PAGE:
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Re: Re[29]: css with attribues [general]

From: David Dorward <david@dorward.me.uk>
Date: Thu, 24 Jan 2008 10:31:29 +0000
Message-Id: <DA447494-4E21-4162-8246-AD71483BB84F@dorward.me.uk>
To: CSS Style <www-style@w3.org>

On 24 Jan 2008, at 10:12, Dmitry Turin wrote:
>>>>>>> should download css before parsing html.
>>> DD> But CSS is supposed to be an optional presentational layer. The
>>> DD> operative word should be "may" not "should".
>>>   'optional' theoretically or practically ?
> DD> Practically.
> I think 'theoretically separate layer':
>   usual users (not specialists) don't turn off css,

So what?

>   robots always cash css-files.

No they don't (and the word is 'cache').

>>> I know people,
>>> who browse without downloading pictures (e.g. I),
>>> but i know nobody, who without css.
> DD> I have turned CSS off from time to time. It can make some  
> documents
> DD> much more readable.
>   Turning off is necessary very seldom: content of these sites are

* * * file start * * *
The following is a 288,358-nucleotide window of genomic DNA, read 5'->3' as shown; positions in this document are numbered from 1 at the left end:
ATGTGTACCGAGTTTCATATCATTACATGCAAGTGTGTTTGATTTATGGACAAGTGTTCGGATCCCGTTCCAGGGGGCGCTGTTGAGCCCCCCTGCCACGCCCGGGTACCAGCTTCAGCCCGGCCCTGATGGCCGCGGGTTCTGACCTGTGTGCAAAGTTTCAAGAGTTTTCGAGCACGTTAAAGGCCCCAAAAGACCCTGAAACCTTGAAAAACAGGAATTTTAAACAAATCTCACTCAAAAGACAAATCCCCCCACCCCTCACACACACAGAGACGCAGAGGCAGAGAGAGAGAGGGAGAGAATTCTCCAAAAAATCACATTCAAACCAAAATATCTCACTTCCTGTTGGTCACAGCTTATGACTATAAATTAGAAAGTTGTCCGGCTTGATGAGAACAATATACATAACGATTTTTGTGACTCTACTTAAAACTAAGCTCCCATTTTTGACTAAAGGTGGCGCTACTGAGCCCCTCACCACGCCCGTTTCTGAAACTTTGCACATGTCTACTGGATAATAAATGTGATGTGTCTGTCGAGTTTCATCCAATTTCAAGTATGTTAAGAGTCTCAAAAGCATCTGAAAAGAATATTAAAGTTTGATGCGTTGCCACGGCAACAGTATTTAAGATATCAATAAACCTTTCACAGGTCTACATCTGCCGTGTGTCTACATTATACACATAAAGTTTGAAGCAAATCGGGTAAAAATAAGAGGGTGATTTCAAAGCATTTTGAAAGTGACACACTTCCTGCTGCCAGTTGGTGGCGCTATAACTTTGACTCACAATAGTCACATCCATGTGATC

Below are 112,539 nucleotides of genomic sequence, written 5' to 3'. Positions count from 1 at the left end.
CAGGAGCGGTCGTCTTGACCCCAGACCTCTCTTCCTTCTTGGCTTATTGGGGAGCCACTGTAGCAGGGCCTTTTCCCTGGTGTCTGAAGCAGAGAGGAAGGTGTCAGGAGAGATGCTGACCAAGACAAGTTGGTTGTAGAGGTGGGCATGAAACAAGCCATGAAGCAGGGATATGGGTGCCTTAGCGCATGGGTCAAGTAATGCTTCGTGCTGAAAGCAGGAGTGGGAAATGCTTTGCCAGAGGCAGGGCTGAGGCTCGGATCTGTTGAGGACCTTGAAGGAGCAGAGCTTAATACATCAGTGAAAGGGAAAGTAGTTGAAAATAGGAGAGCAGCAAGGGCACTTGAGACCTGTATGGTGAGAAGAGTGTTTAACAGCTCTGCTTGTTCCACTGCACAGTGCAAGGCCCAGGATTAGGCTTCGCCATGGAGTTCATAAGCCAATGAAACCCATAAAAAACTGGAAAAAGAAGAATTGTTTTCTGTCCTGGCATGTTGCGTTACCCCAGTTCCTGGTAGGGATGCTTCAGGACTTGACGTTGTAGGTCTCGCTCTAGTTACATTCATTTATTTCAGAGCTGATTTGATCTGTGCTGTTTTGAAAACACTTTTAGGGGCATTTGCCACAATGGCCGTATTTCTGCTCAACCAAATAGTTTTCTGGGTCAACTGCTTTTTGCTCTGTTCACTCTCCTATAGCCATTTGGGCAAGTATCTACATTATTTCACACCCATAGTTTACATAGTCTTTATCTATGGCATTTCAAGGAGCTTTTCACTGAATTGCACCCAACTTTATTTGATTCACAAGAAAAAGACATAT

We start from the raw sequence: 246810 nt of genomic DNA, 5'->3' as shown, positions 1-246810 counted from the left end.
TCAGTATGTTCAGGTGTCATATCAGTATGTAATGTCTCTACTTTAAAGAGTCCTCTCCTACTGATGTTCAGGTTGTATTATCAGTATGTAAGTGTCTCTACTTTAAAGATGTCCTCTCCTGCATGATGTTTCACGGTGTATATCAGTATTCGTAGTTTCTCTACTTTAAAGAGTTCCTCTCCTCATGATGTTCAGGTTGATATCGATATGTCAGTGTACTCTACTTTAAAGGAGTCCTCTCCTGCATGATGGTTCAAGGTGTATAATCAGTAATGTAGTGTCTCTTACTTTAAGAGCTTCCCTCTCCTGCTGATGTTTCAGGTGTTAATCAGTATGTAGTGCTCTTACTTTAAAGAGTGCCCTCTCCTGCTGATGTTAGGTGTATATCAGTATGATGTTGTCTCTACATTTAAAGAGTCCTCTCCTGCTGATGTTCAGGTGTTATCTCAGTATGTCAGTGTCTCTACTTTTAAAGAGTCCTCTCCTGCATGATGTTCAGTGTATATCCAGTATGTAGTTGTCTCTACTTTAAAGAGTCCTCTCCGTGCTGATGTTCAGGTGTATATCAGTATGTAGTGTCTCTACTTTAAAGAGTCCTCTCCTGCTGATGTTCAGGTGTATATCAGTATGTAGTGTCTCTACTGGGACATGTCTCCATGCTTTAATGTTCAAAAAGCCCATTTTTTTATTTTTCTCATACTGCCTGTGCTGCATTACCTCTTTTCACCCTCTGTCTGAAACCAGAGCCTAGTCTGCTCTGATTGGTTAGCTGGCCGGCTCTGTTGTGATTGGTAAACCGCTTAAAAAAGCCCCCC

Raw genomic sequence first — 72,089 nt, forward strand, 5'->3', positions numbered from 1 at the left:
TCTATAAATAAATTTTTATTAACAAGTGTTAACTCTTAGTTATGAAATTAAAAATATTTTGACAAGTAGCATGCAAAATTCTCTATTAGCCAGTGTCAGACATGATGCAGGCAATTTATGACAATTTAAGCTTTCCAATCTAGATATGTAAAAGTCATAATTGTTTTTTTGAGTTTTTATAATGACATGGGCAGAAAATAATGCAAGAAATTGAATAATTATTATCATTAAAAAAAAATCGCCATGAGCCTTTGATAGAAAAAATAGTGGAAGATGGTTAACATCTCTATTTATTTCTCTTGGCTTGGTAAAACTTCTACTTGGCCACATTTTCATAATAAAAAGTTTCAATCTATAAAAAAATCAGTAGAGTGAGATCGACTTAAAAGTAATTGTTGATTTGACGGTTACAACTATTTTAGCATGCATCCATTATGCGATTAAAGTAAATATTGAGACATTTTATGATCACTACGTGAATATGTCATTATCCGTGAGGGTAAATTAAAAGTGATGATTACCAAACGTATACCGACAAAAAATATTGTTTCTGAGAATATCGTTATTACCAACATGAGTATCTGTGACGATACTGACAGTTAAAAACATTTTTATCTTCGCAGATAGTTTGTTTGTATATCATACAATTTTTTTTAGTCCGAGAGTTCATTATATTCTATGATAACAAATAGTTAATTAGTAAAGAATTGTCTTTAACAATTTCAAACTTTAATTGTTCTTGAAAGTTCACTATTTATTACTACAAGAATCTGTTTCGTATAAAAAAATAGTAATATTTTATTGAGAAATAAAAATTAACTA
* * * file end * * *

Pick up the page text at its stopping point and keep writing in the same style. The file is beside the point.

> always not interesting, so it's never need to turn at second page  
> of site.

If it wasn't interesting, I wouldn't go to the effort of turning CSS  
off to make it more readable.

>>>>> DD> Lynx is a browser. Lynx does not support JavaScript.
>>>>> It cover very little part of population.
>>>>> To my mind, it's anachronism.
>>> DD> To my mind it is a small, fast, useful tool.
>>>   Size of program is not important in epoch of DVD, BluRay, etc.
> DD> It is important in the epoch of palmtops
>   It would be laughable, if we disfigure standards, because
> we forget to write concrete program (for special device).

Checks and balances. The cost of implementation is still far far  
greater then any demonstrated benefits.

>>>   It's not important, how much time of rendering is less constants
>>> of human perception (1 sec): 0.05 sec or 0.5 sec
> You agree, that faster-than-human-perception is not important ?

I'm not commenting on the subject.

>>>   And without pictures, it's not useful - observe today's inet.
> DD>  There might be a lot of image dependent content on the web,
> DD> but there is vast amounts that is perfectly understandable with  
> just
> DD> text (the majority of the BBC website springs to mind).
> Impossibility itself to display pictures is big strong defect.

If your goal is to look at photographs, then it is a problem. If your  
goal is to read the news or find out the latest stock prices, then it  
isn't. Images are not essential for most communication.

David Dorward
Received on Thursday, 24 January 2008 10:31:46 GMT

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